I accidentally did a rm -rf * on a wrong directory on my macbook terminal. It appears that the rm command operates just like on a Linux system, where it's irreversible.

But I did back up my Mac to my external HDD so I can restore it using Time Machine, but I wanted to see if anyone knows of another, preferably quicker way to get all of my files back in the directory I used the above command in?

  • With great power comes great responsibility...
    – Solar Mike
    Commented Jul 31, 2019 at 21:09

4 Answers 4


Restoring from backup is the way to go here, there is no magic „undo rm -rf“ command.

  • 2
    You can write an undoable rm (shell script doing an mv "$@" ${HOME}/Trash) but it is risky on any other system you can't rewrite your own version.
    – dan
    Commented Jul 31, 2019 at 14:07
  • 1
    It's not that simple. The trash folder on external drives has a different name. Commented Jul 31, 2019 at 17:46

You do not need to restore your whole machine. You need to restore only one folder. Time machine is much faster than I assume. Seems like a big deal to me since I've been trained never to relay on backup.

Just crank up Time Machine and copy the folder, in which you deleted all the content, back to where ever you had it. I had to go back a level in TimeMachine's display before the restore button became active.

Of course, you you could be missing the absolute latest changes.

enter image description here

Pick what folder you want to restore. I picked my numbers folder.

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result: enter image description here

PS: I do not recommend deleting directories from the terminal. It's safer from finder. I've added the following aliases to my bash profile.

alias cp='cp -i'
alias mv='mv -i'
alias rm='rm -i'

Run these command and see how they go. When you delete all the files in a directory with the rm command, you will get asked to approve each file to be deleted. Once you have establish rm is deleting the correct files, use control + c to quit. Then repeat with a backslash \ in front of the rm command to nix the alias version of the command and go to the plain rm command. As a warning, aliases do not cross over to commands with a proceeding sudo. Be careful.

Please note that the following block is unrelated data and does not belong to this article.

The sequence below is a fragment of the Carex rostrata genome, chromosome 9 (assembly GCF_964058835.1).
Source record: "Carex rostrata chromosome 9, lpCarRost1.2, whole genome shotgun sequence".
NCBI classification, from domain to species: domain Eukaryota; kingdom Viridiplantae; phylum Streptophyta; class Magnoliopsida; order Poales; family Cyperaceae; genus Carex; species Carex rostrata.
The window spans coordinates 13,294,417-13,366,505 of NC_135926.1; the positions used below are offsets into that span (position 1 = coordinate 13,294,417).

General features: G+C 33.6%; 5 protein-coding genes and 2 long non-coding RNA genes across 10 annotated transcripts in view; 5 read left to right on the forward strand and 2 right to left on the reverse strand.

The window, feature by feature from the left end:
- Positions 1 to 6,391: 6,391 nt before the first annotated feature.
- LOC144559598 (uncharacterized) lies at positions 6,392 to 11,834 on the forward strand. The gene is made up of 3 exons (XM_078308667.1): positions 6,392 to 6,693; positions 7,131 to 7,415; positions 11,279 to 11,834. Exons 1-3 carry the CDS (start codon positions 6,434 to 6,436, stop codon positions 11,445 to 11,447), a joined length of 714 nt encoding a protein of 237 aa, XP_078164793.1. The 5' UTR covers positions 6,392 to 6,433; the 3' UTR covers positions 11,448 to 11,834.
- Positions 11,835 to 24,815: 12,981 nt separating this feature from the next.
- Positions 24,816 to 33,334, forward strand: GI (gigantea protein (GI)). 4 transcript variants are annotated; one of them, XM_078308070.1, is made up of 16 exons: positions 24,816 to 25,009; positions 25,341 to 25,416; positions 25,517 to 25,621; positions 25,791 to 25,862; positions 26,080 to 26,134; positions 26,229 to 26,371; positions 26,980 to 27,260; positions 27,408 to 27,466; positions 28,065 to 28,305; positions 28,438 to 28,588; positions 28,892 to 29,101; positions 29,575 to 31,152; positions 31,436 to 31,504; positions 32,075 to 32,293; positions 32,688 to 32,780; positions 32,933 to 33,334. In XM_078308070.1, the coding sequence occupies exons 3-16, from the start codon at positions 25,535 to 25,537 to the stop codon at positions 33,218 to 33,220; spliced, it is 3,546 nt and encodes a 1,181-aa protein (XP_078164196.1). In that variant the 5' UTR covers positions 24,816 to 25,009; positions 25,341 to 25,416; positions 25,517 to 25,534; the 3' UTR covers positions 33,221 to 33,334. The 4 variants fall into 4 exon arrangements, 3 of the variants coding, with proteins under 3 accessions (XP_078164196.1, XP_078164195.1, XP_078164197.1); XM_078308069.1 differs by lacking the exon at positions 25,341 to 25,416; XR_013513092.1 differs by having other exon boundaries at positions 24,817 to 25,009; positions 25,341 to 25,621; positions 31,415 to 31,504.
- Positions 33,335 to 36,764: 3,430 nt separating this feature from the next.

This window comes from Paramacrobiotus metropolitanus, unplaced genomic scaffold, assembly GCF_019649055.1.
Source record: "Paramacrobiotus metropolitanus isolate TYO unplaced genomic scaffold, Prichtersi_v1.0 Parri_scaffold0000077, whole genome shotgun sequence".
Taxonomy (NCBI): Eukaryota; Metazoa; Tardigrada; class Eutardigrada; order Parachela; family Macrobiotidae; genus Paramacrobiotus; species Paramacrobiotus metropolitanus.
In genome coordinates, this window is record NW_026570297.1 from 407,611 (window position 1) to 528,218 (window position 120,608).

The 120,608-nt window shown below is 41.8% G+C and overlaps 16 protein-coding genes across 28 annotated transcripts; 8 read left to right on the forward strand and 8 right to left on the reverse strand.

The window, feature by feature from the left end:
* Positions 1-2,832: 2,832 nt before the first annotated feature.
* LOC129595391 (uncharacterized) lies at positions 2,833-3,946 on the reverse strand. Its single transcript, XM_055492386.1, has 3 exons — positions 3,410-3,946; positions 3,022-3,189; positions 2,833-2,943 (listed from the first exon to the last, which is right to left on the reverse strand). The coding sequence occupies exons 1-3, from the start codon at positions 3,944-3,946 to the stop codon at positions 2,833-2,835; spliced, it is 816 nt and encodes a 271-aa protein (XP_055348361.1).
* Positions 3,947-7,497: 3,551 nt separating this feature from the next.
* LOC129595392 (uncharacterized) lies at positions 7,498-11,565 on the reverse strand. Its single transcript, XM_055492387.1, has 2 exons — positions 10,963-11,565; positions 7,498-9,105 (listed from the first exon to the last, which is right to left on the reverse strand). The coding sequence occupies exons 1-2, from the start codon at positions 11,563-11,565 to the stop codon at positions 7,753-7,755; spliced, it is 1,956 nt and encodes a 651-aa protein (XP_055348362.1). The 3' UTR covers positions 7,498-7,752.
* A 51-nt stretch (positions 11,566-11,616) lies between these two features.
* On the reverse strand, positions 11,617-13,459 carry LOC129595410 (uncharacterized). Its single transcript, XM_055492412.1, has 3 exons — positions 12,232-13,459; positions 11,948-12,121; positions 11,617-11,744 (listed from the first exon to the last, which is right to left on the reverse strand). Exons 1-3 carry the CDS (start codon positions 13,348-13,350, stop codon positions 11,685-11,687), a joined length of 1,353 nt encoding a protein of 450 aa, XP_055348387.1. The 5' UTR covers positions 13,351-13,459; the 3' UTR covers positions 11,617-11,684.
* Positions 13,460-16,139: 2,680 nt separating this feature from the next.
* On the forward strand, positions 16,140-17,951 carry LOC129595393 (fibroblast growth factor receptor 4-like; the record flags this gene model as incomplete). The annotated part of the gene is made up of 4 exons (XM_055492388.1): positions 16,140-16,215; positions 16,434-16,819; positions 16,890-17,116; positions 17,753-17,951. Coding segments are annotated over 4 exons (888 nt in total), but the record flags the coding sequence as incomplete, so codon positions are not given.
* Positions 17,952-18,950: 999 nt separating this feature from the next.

In my account profile I've enhanced the cd command to print out the directory I cd'd into. This reduces slightly the risk of me getting confused over what directory I am in.

# Print current directory after change directory command cd
alias cd='cdir'

# Define a command to change a directory and list the resulting directory
function cdir ()


  \cd "$*"

  • 6
    Adding such aliases is risky, it will byte you as soon as you sit in front of a system where there are not (or differently) defined.
    – nohillside
    Commented Jul 31, 2019 at 8:30
  • 1
    Excellent advice @nohillside. If you don't like the usual mode of these 3 commands, I would recommand to get used to always type rm -i * in every case it's risky.
    – dan
    Commented Jul 31, 2019 at 14:04
  • 1
    Oh man. Wish I knew this. It took me 2-3 hours to restore from Time Machine because I wasn't aware that you could just restore a single directory (this is my first time restoring).
    – anonuser01
    Commented Jul 31, 2019 at 17:47
  • @nohillside I know. It's one of the biggest weakness in Unix. A lot more could be done to offer protection with the Unix rm command. Commented Jul 31, 2019 at 17:54
  • 1
    I don't see it as a weakness :-)
    – nohillside
    Commented Jul 31, 2019 at 19:35